African Journal of Biomedical Research
Ibadan Biomedical Communications Group
Vol. 18, No. 2, 2015, pp. 147-160
Bioline Code: md15017
Full paper language: English
Document type: Research Article
Document available free of charge
African Journal of Biomedical Research, Vol. 18, No. 2, 2015, pp. 147-160
© Copyright 2015 - African Journal of Biomedical Research
Outcome of Training Intervention on Teachers’ Knowledge, Perception and Self-Efficacy for Preventing Childhood Lead Poisoning in Ido Local Government Area, Ibadan Nigeria|
Karunwi, A.O. & Oshiname, F.
Exposure of school children to lead from various sources, including the school environment, is perilous to their health. In this study, teachers’ knowledge of Lead Poisoning (LP) was assessed and the effects of training on their knowledge, perceptions and self-efficacy for preventing childhood LP in Ido Local Government Area (LGA), Oyo state was determined. The quasi- experimental study involved an Experimental Group (EG) of 27 teachers nominated by 15 purposively selected schools in Ido LGA and a Control Group (CG) of 30 teachers from 15 schools in Egbeda LGA. The two groups completed a pre -test using a validated questionnaire and the results were used to design a 4-day Training Intervention for the EG. A post-test was conducted among the two groups using the same questionnaire. Data were analyzed using descriptive, Chi-square, ANOVA and t-test statistics. The EG and CG Mean Knowledge (MK) scores at pre-test using a 74-point knowledge scale were 20.2±16.3 and 14.6±14.4 respectively. Mean scores at post-test for the EG and CG were 71.8±3.1 and 19.2±17.8 respectively (p<0.05). A significant difference was found between the EG’s pre-test (20.2±16.3) and post-test (71.8±3.1) scores (p<0.05). The control’s mean pre-test and post-test knowledge scores of 14.6±14.4 and 19.2±17.8 respectively were not significantly different. Perception of the EG that LP is more serious in children than adults changed from 5% at pre-test to 100% at post-test (p<0.05), while for the control perceptions were 13.3% and 23.3% for pre-test and post-test respectively with no significant difference. The EG participant’s self-efficacy relating to level of confidence in advocating for school-based LP control rose significantly from 29% at pre-test to 100% at post-test (p<0.05); values among the control at pre-test and post-test were 26.7% and 23.3% respectively (p>0.05). Training intervention was effective in improving teachers’ knowledge and influenced their perception and self-efficacy relating to the control of LP. Teachers can be used to upgrade their peers’ knowledge.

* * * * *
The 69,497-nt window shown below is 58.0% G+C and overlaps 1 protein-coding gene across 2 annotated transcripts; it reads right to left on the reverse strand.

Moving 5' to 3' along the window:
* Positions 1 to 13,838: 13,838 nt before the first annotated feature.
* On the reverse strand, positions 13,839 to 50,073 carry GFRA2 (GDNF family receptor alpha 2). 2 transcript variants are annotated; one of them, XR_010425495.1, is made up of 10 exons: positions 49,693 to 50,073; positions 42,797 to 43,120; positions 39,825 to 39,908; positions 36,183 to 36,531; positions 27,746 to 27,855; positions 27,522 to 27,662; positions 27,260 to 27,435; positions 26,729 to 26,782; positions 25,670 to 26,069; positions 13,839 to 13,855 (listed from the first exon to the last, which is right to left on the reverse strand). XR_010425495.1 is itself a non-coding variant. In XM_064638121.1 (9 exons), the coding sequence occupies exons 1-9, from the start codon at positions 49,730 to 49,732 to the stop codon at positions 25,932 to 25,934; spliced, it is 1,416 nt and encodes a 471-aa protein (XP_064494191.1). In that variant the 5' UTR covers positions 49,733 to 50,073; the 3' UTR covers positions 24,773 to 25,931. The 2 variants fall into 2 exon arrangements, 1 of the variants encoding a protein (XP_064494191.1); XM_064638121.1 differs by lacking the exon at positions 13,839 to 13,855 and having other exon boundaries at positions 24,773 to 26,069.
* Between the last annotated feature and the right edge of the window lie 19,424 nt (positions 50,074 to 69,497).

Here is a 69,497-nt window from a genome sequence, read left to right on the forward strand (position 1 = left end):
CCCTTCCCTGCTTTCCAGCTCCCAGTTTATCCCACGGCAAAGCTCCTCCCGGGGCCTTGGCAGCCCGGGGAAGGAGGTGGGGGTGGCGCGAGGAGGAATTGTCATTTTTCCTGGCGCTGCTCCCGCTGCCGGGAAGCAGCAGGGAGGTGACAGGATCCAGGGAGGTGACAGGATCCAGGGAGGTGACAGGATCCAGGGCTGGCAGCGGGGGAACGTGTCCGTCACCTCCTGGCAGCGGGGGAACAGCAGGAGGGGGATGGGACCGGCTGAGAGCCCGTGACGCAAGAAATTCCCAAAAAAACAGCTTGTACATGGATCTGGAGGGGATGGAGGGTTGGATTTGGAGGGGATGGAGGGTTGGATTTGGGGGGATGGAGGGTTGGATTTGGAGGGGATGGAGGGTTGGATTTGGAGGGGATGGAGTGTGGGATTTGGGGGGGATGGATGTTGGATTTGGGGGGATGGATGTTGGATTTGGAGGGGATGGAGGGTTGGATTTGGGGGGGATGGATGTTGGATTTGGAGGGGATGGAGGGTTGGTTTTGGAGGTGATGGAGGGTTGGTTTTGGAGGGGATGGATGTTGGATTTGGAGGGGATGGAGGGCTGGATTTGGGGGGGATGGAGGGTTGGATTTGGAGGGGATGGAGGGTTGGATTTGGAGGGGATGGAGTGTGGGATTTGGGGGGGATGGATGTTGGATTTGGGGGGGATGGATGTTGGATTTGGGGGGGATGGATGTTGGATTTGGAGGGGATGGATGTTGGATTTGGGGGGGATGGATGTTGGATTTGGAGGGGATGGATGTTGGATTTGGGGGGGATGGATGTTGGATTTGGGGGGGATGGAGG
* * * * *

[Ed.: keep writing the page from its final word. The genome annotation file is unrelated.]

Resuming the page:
Childhood lead poisoning; Primary school teachers; Training intervention; Perception